Skip to main content

Switching from pyenv, rbenv, goenv and nvm to asdf

·885 words·5 mins

So, there was a time when I was only developing applications using Python. And so I found out about virtual environments. And then after a couple of months, I discovered pyenv.

It also came to a time I had to work on multiple projects that uses different versions of nodejs and searched something similar so I installed nvm.

Then, I was required to work on a Ruby project so I installed rbenv.

And since golang was one of the new shiny objects that kinda got my interest, I went on and installed goenv.

Everything was fine until I kinda felt my file got bloated and somehow nvm was kinda slowing down my shell startup.

I did do some optimizations such as lazy loading nvm and used a fish plugin called fish-nvm.

And then one day, I found out about asdf-vm.

At first, I was quite hesitant to install it since it would kinda disrupt my work flow with python projects since I heavily use pyenv virtualenv <version> <name>.

But I did feel that the benefits of using asdf-vm outweighs the cons so I went ahead and proceeded.

Installation #

$ git clone ~/.asdf --branch v0.7.8

asdf has a pretty good documentation to be honest. Despite brew being my go to package manager, I chose git as my installation method. My reason is that asdf requires me to add this line in my

source (brew --prefix asdf)/

and the brew --prefix adsf is just too slow compared to just having this

source $HOME/.asdf/

Next, for the auto completions just run this command in your terminal:

$ mkdir -p ~/.config/fish/completions; and cp ~/.asdf/completions/ ~/.config/fish/completions

Restart your shell so that PATH changes take effect!

You can checkout a more detailed documentation here:

Before, my looked something like this:

# pyenv
set -gx PYENV_ROOT $HOME/.pyenv
set -gx PYTHON_BUILD_ARIA2_OPTS "-x 10 -k 1M" # Use aria2c when downloading
contains $PYENV_ROOT/bin $fish_user_paths; or set -Ua fish_user_paths $PYENV_ROOT/bin
status --is-interactive; and pyenv init - | source
status --is-interactive; and pyenv virtualenv-init - | source

# goenv
status --is-interactive; and goenv init - | source

# rbenv
status --is-interactive; and rbenv init - | source

# Set nvm aliases and add to path
set -gx nvm_alias_output $HOME/.node_aliases
contains $nvm_alias_output $fish_user_paths; or set -Ua fish_user_paths $nvm_alias_output


# pyenv (asdf still uses pyenv under the hood)
set -gx PYTHON_BUILD_ARIA2_OPTS "-x 10 -k 1M" # Use aria2c when downloading

# asdf
source $HOME/.asdf/

Installing pyenv, rbenv, goenv, and nvm replacements #

Again, most of the things I put here just came from the documentation:

pyenv replacement #

$ asdf plugin add python
$ asdf install python latest:3 # At the moment of writing this, it installed 3.8.4
$ asdf global python 3.8.4 # This sets python 3.8.4 as our default python version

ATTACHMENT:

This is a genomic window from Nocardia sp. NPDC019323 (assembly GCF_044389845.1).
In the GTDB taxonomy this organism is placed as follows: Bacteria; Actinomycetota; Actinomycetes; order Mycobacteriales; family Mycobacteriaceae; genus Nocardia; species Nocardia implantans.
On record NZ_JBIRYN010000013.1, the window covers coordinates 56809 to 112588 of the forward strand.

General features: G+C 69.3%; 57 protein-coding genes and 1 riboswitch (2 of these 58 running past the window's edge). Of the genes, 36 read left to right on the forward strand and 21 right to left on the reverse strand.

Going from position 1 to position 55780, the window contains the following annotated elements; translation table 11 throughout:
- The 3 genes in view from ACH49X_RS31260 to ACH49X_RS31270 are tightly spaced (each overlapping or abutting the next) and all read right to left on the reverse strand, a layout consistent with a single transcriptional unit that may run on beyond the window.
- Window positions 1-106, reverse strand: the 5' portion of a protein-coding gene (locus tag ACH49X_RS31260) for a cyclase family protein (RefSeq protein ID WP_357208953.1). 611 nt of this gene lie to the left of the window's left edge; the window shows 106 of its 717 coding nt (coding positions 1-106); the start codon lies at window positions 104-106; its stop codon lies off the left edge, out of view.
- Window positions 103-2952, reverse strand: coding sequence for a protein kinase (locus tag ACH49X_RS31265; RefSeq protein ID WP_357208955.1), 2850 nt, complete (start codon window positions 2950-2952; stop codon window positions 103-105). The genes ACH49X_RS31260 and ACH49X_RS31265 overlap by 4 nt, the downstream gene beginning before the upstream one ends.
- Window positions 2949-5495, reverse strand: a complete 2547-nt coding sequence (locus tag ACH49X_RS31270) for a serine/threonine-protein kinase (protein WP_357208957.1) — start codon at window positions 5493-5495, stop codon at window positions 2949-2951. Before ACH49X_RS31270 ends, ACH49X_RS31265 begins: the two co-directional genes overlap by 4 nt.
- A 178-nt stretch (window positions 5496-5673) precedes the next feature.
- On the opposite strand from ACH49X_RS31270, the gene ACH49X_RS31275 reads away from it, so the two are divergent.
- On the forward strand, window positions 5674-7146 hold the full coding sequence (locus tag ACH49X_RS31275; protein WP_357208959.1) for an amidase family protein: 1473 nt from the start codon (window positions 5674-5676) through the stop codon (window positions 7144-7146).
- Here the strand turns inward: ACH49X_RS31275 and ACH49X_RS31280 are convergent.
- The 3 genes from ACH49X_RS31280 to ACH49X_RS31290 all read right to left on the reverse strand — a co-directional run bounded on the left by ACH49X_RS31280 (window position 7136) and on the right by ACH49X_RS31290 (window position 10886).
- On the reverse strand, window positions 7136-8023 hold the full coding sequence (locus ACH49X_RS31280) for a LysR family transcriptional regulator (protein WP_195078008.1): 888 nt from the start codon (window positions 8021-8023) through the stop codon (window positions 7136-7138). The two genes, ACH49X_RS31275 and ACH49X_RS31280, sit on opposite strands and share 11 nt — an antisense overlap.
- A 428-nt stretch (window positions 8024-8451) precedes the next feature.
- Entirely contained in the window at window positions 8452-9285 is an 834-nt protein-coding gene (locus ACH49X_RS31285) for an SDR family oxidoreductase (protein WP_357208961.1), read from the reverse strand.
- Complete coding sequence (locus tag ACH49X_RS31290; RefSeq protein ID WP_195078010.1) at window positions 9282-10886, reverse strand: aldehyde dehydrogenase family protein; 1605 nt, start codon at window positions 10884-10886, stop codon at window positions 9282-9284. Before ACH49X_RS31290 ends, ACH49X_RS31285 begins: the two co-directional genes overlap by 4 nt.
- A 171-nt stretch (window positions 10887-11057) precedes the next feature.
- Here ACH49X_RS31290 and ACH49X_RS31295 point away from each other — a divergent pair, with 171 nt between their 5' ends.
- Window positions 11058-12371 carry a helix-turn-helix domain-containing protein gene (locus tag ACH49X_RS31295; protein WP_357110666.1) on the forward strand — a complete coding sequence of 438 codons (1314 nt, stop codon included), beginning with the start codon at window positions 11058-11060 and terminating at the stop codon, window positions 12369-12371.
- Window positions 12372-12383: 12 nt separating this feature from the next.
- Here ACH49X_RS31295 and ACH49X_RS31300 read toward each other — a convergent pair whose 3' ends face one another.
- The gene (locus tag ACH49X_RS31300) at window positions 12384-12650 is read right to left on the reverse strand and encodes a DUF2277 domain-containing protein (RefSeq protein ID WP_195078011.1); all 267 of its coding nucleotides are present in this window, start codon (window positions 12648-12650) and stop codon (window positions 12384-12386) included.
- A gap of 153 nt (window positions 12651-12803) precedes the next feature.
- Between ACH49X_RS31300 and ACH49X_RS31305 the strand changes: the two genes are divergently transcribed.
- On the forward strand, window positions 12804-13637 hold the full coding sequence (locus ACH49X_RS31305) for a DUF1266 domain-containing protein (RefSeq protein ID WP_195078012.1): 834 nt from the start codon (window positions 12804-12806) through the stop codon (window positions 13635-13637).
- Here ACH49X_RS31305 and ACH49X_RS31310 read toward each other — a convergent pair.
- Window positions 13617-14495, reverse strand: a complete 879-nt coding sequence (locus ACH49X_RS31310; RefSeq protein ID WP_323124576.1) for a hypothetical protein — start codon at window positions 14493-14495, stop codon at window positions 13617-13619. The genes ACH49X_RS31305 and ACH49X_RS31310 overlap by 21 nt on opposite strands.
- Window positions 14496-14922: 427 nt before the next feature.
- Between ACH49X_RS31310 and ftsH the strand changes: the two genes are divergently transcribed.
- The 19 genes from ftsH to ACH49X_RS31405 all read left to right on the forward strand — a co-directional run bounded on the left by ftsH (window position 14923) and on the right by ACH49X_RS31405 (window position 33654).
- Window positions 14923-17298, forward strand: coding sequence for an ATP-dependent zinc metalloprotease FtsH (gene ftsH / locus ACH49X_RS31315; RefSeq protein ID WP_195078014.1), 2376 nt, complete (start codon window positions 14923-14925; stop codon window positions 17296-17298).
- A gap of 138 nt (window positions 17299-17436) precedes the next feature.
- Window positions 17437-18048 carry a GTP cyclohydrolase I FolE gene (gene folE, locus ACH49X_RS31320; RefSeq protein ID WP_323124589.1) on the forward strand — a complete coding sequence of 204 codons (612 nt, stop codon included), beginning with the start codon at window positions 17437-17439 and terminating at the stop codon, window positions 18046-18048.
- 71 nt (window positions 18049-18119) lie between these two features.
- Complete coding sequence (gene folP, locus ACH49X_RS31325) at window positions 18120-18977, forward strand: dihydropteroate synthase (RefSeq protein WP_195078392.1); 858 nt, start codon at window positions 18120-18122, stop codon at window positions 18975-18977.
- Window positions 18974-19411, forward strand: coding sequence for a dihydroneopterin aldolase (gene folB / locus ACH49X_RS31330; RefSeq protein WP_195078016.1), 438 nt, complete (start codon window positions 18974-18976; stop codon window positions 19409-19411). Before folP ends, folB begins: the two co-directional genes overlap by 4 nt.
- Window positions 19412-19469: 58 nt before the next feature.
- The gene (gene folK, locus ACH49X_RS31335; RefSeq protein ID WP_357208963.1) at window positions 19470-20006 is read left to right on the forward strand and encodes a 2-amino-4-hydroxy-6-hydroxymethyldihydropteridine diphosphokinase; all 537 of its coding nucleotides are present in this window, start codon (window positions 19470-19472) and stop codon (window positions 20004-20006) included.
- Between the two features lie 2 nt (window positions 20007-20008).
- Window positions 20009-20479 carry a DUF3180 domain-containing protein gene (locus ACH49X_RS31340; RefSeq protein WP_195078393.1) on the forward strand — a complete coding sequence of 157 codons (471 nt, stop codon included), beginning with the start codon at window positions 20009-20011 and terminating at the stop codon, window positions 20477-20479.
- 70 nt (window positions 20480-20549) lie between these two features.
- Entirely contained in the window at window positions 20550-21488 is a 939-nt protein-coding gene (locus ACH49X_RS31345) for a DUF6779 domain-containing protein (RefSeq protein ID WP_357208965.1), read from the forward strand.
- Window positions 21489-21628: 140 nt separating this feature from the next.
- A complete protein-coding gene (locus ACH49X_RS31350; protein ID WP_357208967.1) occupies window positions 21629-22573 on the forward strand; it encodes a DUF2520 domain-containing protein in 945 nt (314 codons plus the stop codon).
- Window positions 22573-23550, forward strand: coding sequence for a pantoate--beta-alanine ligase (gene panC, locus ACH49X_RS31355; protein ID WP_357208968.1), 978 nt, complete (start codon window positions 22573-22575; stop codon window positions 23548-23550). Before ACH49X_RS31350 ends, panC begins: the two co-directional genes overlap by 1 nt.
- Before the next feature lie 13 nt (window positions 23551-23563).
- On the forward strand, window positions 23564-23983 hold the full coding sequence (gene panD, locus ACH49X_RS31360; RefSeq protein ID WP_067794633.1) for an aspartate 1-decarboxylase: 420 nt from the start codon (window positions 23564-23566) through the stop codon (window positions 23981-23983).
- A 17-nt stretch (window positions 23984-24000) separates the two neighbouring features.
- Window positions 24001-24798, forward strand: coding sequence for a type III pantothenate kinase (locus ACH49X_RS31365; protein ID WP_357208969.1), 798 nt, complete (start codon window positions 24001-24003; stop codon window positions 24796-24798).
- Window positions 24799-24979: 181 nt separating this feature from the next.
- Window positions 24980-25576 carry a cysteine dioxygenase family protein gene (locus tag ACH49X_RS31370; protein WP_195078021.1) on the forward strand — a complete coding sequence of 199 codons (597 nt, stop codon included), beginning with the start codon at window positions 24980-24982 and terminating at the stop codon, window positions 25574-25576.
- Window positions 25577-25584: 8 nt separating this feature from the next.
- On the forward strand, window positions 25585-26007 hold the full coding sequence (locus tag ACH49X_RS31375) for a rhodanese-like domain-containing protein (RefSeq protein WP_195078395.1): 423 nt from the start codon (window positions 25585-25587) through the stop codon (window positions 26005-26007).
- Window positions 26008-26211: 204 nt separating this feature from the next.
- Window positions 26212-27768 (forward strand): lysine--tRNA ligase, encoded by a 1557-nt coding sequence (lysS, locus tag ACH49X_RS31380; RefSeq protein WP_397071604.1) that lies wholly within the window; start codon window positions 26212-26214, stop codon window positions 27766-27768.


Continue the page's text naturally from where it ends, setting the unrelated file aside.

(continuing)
rbenv replacement #

$ asdf plugin add ruby
$ asdf install ruby latest # We can omit the version number. Currently installs 2.7.1
$ asdf global ruby 2.7.1

goenv replacement #

$ asdf plugin add golang
$ asdf install golang latest # 1.14.6
$ asdf global golang 1.14.6

nvm replacement #

$ asdf plugin add nodejs
$ asdf install nodejs 12.18.2
$ asdf global nodejs 12.18.2

Using asdf global creates a file under your HOME directory called .tool-versions

$ cat ~/.tool-versions
python 3.8.4
ruby 2.7.1
golang 1.14.6
nodejs 12.18.2

This lets asdf know which versions to use. And of course, in contrast to global, there is also the local keyword that creates another .tool-versions. This is useful when projects require different version.

$ cd ~/project1
$ asdf local python 3.7.5
$ python --version # Uses the python version specified in .tool-versions
$ cd ~/project2
$ python --version # Uses the python version specified in ~/.tool-versions

asdf has a lot of plugins available. You can check them out here:

Extras #

In order to accommodate my work flow when I was still using pyenv virtualenv, I created a function that behaves quite similar to pyenv virtualenv.

$ touch ~/.config/fish/functions/

And paste the following:

function venv --argument-names 'python_version' --description 'Create virtualenv named the same as current directory'
  set -l python_bin

  if not test -n "$python_version"
    # Use default python version set by asdf
    set python_bin ($HOME/.asdf/bin/asdf which python)
    set python_bin $ASDF_DIR/installs/python/$python_version/bin/python

  set -l venv_name (basename $PWD | tr . -)

  if not test -e $python_bin
    echo "Python version `$python_version` is not installed."
    return 1

  echo Creating virtualenv `$venv_name`
  $python_bin -m venv $HOME/.virtualenvs/$venv_name
  source $HOME/.virtualenvs/$venv_name/bin/

Whenever I’m inside a python project, I just need to type venv or venv <python_version> and it will automatically create a virtualenv under ~/.virtualenvs using the current directory name.

In order to automatically activate the virtualenv when cding to a project, do the following:

$ touch ~/.config/fish/conf.d/

And paste the following:

function __auto_venv --on-variable PWD --description "Automatically activate python venv"
  set -l venv_name (basename $PWD | tr . -)

  if test -d $HOME/.virtualenvs/$venv_name
    source $HOME/.virtualenvs/$venv_name/bin/

Cool! Not only did I reduce the lines in my, I could also notice a decreased startup time which is a good thing!

You can also check out my dotfiles in my GitHub repository:

I hope this article helped you! You can leave a comment below and I’ll try to answer them as fast as I can.

Thanks for reading! 🎉